Posted on August 4, 2010 by Kevin Murphy — Comments Off
Tac Anderson has a great post on the career path of social media practitioners. As with any emerging discipline there isn’t a set direction. In his post Tac provides some suggestions on evolving your career:
- “You Can’t Own Everything, Don’t Try”
- “Become the Enemy: Management”
- “Evolve or Move On”
What if we took the same suggestions for evolving social media at the enterprise level?
You Can’t Own Everything; Don’t Try
You might not be able to own everything, but you can take what you’ve learned and be a champion to extend those learnings to the rest of the organization. Customer service, engineering and sales can all benefit from social media programs. The challenge enterprises face when extending social media across multiple businesses is one of scale, voice and process. Companies that have mastered social media from a communications standpoint should equip and structure their organizations to provide guidance and governance to the other business lines. Setting up extensible workflow tools is a great starting place, but also designing a communications channel that listens, engages and routes appropriately across the organization is critical.
Become the Enemy, Management
Instead of tweeting and posting to Facebook, imagine stepping back and watching all the tweets, Facebook posts and engagements across the organization, then providing direction and strategy to improve the big picture. By harnessing and providing direction to the entire organization — and equipping other employees to use social media — you can create bigger change, faster.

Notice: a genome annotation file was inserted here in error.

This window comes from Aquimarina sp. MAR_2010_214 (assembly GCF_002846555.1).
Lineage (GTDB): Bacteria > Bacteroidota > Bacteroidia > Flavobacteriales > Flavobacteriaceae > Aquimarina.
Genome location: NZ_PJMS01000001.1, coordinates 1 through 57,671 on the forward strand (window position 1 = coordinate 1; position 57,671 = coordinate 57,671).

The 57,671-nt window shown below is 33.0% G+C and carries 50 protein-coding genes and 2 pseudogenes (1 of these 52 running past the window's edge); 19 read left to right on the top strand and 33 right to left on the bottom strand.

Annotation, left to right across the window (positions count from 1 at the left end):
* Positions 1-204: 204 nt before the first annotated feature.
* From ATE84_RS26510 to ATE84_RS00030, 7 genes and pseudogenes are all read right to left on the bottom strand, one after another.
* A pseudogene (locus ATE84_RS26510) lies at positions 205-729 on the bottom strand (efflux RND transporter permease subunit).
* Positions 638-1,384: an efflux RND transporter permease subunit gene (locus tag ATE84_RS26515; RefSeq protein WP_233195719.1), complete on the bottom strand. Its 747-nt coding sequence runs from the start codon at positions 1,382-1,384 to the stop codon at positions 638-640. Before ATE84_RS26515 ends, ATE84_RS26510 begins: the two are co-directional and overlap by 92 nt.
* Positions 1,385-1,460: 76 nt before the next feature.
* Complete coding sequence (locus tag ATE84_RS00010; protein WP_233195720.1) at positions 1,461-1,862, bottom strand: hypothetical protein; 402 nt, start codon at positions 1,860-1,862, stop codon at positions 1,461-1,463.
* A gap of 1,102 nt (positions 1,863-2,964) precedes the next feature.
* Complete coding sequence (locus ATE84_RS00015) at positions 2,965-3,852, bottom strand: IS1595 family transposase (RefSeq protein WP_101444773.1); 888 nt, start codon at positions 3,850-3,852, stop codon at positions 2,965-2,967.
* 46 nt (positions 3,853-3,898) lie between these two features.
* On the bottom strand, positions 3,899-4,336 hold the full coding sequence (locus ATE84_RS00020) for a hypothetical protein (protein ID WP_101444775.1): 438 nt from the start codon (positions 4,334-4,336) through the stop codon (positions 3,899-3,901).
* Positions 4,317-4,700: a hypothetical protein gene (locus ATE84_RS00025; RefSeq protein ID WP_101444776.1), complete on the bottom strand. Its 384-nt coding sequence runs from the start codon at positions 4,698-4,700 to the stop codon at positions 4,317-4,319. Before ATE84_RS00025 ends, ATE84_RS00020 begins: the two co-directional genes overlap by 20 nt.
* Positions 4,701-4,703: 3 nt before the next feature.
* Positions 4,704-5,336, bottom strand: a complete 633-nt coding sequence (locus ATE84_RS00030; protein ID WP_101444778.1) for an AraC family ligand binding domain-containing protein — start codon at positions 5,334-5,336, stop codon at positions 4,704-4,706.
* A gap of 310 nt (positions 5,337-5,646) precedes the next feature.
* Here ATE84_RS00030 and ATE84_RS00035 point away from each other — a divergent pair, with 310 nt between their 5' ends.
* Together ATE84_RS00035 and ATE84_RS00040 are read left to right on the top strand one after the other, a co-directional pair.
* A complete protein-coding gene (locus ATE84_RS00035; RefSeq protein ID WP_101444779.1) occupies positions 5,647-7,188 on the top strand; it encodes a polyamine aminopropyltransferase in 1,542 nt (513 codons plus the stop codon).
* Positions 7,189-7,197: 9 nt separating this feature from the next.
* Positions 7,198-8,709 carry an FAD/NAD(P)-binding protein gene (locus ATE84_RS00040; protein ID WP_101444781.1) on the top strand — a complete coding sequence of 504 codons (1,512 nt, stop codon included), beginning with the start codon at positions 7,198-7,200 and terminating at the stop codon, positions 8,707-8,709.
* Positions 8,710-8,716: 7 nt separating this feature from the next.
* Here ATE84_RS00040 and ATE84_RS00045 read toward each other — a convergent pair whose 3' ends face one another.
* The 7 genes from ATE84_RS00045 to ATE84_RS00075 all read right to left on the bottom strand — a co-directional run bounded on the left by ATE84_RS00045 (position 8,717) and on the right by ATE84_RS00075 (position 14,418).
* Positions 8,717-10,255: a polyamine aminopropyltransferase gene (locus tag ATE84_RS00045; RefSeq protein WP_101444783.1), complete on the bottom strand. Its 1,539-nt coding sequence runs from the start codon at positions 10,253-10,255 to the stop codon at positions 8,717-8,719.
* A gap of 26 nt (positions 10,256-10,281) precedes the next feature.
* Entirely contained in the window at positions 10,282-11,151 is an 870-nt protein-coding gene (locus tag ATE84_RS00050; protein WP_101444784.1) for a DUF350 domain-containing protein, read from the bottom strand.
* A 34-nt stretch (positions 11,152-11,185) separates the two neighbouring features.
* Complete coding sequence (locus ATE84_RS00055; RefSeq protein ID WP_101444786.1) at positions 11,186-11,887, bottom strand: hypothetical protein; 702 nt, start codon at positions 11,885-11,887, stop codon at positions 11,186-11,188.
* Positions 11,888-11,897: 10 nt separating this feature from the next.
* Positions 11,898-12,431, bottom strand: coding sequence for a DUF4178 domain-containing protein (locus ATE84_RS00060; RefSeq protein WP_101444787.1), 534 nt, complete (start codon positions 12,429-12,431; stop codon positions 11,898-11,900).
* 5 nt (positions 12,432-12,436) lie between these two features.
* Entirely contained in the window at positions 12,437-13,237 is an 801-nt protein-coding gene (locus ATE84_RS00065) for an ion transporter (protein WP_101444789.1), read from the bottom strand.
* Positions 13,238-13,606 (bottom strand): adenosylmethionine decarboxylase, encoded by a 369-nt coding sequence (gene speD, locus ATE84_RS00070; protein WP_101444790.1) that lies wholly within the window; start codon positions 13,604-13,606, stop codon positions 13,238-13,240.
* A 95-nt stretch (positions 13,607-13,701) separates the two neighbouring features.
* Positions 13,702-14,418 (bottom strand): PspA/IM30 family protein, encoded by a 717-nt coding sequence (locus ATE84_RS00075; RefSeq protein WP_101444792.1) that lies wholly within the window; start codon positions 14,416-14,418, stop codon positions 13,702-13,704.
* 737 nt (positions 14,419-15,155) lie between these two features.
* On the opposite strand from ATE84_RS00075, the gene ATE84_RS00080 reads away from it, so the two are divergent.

Evolve, or Move On
When social media first became a discipline circa 2004, there was a new platform or medium every six months. Today, most organizations have established a core platform focus (example: blogs, Twitter, Facebook, FourSquare). So evolving today means maturing how the platforms are used and maturing the organization’s use of them. At the same time other platforms will emerge, so organizations and social media leadership should continually test and create point of views for emerging platforms.
And with regards to “Evolve, or Move On,” move on might be the right career move if your org won’t evolve.
This post also appears at http://murphypdx.com.